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Testimony: Commissioner Scott D. O’Malia Approves But Is Concerned with the CFTC’s Delay of Swaps Market Regulation

Last week, Commissioner Scott D. O’Malia voiced his is concern with the CFTC’s delay of swaps market regulation. On July 14, the CFTC had issued an Order clarifying the effective date of the provisions in the swap regulatory regime established by Title VII of the Dodd-Frank Act. The Order provides temporary relief from certain provisions had become effective over this past weekend (July 16, 2011) until the CFTC completes the rulemakings specified in the Order.

O’Malia’s Remarks:

“I concur with the Commission’s decision to use its exemptive authority under section 4(c) of the Commodity Exchange Act (CEA) to provide temporary relief from certain provisions of the Dodd-Frank Act. This order will provide much needed legal certainty to the market, at least until December 31, 2011, while the Commission continues its efforts to adopt final rules under the Dodd-Frank Act. Whereas I support the Commission in providing legal certainty, albeit limited, I am disappointed in the lack of harmonization between our order and the exemptive relief that the Securities and Exchange Commission (S.E.C.) provided. I am also disappointed that the final order ignored a number of comments from market participants, those that have most at stake in each of the Commission’s decisions. I hope that this order does not foreshadow the direction of final rulemakings to come.”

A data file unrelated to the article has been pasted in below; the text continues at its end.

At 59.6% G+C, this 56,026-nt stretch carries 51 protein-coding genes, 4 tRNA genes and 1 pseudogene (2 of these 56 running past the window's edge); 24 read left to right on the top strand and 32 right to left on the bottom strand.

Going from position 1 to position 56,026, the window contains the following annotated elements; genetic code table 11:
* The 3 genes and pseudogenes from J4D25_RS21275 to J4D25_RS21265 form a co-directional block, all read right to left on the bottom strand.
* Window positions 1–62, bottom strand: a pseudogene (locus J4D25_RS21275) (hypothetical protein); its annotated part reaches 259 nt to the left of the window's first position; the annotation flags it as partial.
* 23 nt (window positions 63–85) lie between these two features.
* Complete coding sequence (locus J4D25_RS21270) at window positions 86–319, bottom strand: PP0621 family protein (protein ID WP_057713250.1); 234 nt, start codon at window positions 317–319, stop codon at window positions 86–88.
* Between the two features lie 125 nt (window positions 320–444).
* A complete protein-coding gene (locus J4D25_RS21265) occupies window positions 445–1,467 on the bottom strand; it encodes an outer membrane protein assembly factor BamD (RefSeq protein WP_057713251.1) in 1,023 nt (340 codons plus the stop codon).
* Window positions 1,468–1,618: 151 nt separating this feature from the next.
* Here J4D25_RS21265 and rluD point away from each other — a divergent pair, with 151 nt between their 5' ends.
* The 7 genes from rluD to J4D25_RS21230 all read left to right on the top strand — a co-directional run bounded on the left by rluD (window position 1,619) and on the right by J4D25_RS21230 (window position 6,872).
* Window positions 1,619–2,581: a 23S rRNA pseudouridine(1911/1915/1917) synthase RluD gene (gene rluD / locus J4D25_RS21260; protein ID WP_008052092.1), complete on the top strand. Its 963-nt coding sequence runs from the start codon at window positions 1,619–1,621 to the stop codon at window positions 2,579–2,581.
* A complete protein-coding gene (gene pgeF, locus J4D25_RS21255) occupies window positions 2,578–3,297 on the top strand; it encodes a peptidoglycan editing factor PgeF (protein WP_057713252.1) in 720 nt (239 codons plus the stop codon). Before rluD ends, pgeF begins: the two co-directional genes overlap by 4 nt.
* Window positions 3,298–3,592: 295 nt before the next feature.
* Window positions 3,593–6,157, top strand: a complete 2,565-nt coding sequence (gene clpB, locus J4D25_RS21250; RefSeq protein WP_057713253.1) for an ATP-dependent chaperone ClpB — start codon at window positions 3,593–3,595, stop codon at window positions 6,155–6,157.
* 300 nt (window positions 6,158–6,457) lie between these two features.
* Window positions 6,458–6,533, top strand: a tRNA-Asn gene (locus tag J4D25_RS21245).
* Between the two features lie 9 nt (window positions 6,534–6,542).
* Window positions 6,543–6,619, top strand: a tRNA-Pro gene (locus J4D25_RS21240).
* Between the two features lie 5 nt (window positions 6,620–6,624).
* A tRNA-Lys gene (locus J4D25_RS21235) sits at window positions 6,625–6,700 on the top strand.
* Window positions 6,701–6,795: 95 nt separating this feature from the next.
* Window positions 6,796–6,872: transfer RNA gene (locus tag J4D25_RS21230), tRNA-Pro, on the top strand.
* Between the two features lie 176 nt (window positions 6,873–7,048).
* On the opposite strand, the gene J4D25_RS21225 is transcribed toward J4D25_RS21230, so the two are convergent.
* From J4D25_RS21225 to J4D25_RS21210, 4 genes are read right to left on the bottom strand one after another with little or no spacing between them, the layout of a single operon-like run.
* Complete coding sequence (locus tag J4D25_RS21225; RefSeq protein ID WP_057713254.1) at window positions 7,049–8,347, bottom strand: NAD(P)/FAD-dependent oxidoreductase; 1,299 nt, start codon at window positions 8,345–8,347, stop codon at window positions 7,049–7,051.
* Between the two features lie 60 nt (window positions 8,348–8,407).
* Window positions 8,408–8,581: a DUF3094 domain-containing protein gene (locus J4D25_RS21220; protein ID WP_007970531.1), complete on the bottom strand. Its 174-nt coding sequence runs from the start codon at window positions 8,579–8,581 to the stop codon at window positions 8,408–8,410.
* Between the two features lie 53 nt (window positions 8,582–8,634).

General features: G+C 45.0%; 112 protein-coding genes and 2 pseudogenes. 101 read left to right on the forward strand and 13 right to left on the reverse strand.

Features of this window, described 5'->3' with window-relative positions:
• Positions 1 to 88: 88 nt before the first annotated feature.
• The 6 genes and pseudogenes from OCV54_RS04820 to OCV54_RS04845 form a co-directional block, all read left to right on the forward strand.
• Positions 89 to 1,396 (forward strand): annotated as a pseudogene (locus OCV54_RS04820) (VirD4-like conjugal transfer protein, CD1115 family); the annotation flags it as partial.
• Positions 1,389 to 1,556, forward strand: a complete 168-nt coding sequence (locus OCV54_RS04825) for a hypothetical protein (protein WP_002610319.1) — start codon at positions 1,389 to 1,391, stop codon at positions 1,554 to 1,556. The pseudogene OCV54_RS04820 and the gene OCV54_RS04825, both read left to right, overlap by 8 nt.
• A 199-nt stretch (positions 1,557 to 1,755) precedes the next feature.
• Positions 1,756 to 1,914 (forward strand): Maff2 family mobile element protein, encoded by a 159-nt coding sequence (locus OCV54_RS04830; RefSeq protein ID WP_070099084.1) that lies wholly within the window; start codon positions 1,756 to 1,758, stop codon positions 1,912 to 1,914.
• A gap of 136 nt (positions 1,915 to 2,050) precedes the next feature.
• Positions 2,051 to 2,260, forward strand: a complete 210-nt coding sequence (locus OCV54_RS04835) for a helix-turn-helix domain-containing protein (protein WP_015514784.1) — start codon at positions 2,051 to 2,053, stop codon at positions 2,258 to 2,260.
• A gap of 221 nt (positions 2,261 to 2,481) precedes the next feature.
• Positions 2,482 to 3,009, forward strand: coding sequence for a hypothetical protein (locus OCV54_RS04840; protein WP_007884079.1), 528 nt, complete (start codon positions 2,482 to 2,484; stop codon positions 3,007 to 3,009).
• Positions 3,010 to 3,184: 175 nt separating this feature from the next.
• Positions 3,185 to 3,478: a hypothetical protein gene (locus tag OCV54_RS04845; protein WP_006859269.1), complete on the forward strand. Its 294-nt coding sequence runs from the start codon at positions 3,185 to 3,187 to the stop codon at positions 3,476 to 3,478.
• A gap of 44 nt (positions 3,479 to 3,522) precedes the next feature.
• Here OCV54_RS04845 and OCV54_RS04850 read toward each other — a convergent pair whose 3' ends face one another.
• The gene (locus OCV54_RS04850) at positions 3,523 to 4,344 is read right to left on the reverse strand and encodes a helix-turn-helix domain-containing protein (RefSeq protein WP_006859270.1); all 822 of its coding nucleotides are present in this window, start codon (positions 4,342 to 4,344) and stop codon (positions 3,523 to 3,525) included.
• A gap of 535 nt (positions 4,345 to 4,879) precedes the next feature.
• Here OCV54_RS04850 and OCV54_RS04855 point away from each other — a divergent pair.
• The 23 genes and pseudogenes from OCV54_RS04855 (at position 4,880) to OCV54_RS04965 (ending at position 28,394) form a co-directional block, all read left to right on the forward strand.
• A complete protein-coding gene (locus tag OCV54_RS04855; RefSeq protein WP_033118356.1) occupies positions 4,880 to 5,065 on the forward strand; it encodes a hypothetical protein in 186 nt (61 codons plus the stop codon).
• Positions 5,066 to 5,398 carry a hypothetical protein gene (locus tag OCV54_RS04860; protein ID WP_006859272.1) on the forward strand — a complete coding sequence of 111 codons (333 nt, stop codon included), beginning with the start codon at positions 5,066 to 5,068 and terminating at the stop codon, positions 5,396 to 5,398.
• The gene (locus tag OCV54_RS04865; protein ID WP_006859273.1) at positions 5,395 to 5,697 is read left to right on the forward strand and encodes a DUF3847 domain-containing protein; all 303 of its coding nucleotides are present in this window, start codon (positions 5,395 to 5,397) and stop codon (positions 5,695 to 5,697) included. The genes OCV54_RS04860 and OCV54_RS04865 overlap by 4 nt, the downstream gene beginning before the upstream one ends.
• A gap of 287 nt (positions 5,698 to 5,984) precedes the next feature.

To read more of O’Malia’s comments towards a “lack of harmonization” and the public’s requests for an implementation plan, please continue reading here.

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Gary Gensler's Open Statement: Meeting of the Commodity Futures Trading Commission

At the CFTC Open Meeting on July 7th, 2011, CFTC Chairman Gary Gensler, Commissioner Bart Chilton and Scott O'Malia made separate statements in support of the final Dodd-Frank rulemaking. In an opening statement  included below, Gensler announced that the CFTC had finalized five rules under the Dodd-Frank Wall Street Reform concerning market manipulation, consumer protection and swaps reporting etc.

Remarks of CFTC Chairman Gary Gensler:

July 07, 2011

Good morning. This meeting will come to order. This is a public meeting of the Commodity Futures Trading Commission (CFTC) to consider issuance of final rulemakings under the Dodd-Frank Wall Street Reform and Consumer Protection Act. I’d like to welcome members of the public, market participants and members of the media to today’s meeting, as well as welcome those listening to the meeting on the phone or watching the live webcast.

During today’s meeting, the Commission will embark upon the final rulemaking phase of implementing the Dodd-Frank Act. Specifically, we will consider final rulemakings relating to:

  • Enhancing the Commission’s ability to protect against fraud and manipulation;
  • Large trader reporting for swaps on physical commodities;
  • Definition of “agricultural commodity;”
  • Preventing certain business affiliate marketing and establishing other consumer information protections under the Fair Credit Reporting Act; and